Credit portfolio managers project flat spread trends in 2Q

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Global credit portfolio managers have a mixed outlook for risk premiums and corporate defaults in the second quarter.

The latest quarterly survey from the International Association of Credit Portfolio Managers indicates that concerns over near-term widening in credit spreads have waned in North America and Europe, thanks to a slowdown in rate hikes by the Federal Reserve and a temporary reprieve from potential Brexit instability.

But the results also show many still believe there’s no avoiding a future rise in corporate defaults.

The poll, which was conducted in March, revealed one of the biggest quarter-over-quarter shift in credit-spread outlook in nearly four years. More than 50% of managers in both regions expect spreads to remain unchanged over the next three months for speculative-grade corporates tracked by the Markit CDX High Yield Index and the Markit ITraxx Europe 5-Year Total Return index; by comparison, in the previous survey, more than 50% of managers thought spreads would widen during the first quarter.

Last December, just 12% of portfolio managers in North America and only 28% in Europe saw spreads remaining flat through the first quarter.

IACPM views widening spreads and default rates as indicators of deteriorating credit conditions for managers, and reflective of worsening macroeconomic activity.

“It’s definitely a very different from the end of last quarter,” said IACPM executive director Som-Lok Leung, in an interview. “In the U.S., the change in the stance of the Fed is a large part of it,” as well as “less pessimistic” views on U.S.-China trade tensions that had sparked concerns late in 2018 over the global economic impact on manufacturing and agricultural tariffs between the two nations.

While trade concerns are “far from resolved, the general consensus is it looks less bad,” said Leung.

The percentage of managers (23%) expecting credit spreads to narrow for high-yield corporates through June is only slightly more than those (21%) who forecast tightening spreads in last December’s polling.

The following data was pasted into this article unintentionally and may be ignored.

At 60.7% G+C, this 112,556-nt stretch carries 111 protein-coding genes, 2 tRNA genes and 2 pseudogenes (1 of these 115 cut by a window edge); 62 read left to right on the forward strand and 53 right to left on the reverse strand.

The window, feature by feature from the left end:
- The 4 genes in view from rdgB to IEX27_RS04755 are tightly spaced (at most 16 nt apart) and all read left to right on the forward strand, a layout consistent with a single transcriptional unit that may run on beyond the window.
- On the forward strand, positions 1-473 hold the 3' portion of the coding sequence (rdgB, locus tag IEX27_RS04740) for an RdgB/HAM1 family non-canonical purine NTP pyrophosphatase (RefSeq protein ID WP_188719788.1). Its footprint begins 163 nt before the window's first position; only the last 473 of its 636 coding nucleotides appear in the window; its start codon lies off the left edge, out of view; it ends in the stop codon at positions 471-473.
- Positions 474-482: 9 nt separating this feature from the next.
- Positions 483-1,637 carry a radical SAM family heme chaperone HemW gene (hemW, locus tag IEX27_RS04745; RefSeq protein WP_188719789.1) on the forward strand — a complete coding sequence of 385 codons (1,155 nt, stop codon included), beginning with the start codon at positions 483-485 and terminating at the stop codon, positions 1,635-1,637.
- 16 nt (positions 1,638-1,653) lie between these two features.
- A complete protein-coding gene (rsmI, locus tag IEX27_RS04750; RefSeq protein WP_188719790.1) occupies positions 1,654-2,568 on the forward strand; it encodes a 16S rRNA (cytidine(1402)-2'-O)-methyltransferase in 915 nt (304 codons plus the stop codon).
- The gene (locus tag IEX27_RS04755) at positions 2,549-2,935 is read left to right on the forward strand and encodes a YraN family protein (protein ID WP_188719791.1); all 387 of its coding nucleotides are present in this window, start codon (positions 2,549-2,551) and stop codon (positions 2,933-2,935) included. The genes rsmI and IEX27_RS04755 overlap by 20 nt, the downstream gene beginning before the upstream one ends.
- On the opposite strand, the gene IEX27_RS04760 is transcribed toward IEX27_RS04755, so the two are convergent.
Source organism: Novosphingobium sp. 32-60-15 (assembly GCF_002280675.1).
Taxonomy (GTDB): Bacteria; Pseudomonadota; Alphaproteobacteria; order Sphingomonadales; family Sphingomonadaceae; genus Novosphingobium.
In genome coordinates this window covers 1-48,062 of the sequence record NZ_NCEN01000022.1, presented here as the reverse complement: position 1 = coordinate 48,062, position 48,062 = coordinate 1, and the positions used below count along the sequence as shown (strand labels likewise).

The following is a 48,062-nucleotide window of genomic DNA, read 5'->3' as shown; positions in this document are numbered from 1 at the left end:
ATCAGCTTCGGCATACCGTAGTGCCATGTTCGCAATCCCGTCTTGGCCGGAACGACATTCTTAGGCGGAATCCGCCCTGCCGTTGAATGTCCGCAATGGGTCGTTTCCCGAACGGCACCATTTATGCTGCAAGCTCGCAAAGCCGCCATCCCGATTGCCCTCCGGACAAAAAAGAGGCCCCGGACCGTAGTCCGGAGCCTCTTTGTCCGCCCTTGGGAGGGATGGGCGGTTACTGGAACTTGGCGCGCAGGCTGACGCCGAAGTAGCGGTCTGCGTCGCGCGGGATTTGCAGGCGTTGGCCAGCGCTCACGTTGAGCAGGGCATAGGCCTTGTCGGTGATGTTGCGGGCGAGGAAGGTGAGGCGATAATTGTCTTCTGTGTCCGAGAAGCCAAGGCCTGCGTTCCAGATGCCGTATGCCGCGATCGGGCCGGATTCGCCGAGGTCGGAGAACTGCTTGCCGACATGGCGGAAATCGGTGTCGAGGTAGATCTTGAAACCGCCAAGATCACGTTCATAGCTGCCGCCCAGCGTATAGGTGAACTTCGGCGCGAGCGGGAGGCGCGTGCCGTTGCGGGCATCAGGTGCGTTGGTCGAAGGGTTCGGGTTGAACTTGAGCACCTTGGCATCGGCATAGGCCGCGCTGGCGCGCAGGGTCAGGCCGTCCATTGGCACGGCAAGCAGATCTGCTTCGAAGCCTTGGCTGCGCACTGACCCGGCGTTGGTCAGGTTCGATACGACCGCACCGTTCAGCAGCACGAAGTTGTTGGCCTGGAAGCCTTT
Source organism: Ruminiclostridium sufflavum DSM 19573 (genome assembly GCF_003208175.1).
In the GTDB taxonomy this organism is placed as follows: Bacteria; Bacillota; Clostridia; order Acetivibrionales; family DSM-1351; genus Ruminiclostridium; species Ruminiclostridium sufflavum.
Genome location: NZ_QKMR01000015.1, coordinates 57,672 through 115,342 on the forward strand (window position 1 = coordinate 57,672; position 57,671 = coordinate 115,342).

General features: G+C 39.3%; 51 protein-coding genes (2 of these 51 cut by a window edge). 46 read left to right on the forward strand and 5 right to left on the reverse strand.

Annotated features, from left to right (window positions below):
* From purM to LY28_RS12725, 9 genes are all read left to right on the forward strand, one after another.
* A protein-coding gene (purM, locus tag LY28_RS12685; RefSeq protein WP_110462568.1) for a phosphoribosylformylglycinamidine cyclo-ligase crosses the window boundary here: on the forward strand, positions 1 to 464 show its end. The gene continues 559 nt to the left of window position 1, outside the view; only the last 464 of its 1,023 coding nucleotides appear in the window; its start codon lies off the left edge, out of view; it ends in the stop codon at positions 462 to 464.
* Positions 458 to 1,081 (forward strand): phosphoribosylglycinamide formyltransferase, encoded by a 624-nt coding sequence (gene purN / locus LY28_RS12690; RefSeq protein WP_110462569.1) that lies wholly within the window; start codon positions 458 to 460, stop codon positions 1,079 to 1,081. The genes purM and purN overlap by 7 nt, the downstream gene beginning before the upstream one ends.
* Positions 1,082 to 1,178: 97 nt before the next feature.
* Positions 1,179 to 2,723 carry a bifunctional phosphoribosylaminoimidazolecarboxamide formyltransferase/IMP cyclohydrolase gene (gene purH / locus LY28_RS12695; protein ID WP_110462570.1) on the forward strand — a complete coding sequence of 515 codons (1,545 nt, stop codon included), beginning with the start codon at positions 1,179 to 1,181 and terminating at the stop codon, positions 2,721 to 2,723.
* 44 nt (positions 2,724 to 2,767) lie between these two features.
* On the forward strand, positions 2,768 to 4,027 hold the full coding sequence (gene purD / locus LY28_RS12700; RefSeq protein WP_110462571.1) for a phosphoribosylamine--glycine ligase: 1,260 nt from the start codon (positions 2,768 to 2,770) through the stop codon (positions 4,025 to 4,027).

The shifting credit-spreads outlook improved the IACPM’s global three-month index from a negative (-)38.4 last December to a "virtually neutral" negative (-)3.3 for March’s survey, according to the trade group.

Both the IACPM credit default and credit spread outlook index are diffuse indexes ranging in values from 100 to negative (-1) 100; positive numbers reflect managers’ expectations for improved credit conditions, while negative numbers indicate anticipated deterioration in higher defaults and wider spreads.

In Europe, “getting an extension to Brexit provides some short te-m stability,” said Leung, resulting in a shift to just 23% expecting widening spreads for companies on the ITraxx 5-Year index compared to 50% last December.

That number was derived on polling numbers through April 9, he said, the day before UK and EU negotiators agreed to an extension delaying Britain’s exit until October 31 for further work on a withdrawal agreement. Leung said this likely reflected managers’ beliefs that there would be an extension to find a more orderly exit plan.

“Now we’re looking at Halloween” before Brexit concerns will again plague European portfolio managers, said Leung.

For corporate defaults, the outlook is not as improved, with only 51% of North American managers expecting rising default levels over the next 12 months compared to 73% that saw higher corporate defaults coming in the next year.

But that change only shifted the IACPM’s 12-month North American credit default outlook index to a slightly less negative area (-50), in line with where it has stood for much of the past year.

The IACPM’s quarterly survey polls managers in over 100 member institutions in 20 countries in North America, Europe and Asia.

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